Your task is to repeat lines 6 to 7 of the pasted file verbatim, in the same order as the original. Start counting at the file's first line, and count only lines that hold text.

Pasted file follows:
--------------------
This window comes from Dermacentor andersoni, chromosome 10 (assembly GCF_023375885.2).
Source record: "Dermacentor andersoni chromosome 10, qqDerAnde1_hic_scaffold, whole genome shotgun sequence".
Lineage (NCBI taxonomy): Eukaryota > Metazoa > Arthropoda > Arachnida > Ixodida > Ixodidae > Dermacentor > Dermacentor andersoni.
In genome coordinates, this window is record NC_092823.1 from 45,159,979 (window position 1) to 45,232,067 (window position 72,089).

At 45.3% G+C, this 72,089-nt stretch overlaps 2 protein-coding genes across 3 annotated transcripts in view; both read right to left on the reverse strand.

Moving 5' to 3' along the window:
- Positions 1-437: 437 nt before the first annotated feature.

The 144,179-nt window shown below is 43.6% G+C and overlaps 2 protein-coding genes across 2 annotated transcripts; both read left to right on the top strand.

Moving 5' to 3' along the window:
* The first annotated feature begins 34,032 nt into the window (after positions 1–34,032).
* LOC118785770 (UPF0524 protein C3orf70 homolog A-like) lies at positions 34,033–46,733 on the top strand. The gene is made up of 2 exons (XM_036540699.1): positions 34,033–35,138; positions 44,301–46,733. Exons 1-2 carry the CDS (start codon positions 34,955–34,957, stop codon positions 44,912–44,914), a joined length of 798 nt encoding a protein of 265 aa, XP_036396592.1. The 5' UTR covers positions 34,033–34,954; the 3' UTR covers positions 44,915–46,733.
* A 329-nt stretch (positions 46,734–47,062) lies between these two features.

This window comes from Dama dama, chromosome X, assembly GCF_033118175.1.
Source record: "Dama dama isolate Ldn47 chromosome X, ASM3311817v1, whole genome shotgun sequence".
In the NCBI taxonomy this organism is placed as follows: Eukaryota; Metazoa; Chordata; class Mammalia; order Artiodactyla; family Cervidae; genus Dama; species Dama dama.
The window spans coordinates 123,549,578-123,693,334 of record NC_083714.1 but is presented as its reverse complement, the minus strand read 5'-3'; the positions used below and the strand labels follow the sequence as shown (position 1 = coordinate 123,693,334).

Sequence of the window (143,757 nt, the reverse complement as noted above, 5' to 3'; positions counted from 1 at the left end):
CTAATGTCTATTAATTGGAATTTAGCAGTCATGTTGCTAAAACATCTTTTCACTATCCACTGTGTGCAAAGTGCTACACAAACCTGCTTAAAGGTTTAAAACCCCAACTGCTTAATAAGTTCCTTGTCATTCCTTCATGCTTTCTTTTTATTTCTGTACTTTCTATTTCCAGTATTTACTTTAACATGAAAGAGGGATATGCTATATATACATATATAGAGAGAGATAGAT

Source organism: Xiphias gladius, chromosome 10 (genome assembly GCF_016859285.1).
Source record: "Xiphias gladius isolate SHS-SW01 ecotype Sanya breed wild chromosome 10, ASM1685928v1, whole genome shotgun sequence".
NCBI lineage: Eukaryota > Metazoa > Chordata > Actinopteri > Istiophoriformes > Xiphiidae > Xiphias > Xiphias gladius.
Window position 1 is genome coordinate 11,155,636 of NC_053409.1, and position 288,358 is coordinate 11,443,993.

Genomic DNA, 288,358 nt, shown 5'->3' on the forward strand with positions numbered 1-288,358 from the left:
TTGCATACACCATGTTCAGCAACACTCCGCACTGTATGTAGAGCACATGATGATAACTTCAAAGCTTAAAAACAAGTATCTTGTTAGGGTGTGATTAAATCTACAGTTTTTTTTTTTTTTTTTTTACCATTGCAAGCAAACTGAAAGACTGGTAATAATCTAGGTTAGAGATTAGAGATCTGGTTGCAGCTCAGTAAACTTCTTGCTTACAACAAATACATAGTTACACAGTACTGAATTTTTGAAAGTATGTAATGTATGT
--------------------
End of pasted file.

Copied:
Moving 5' to 3' along the window:
- Positions 1-437: 437 nt before the first annotated feature.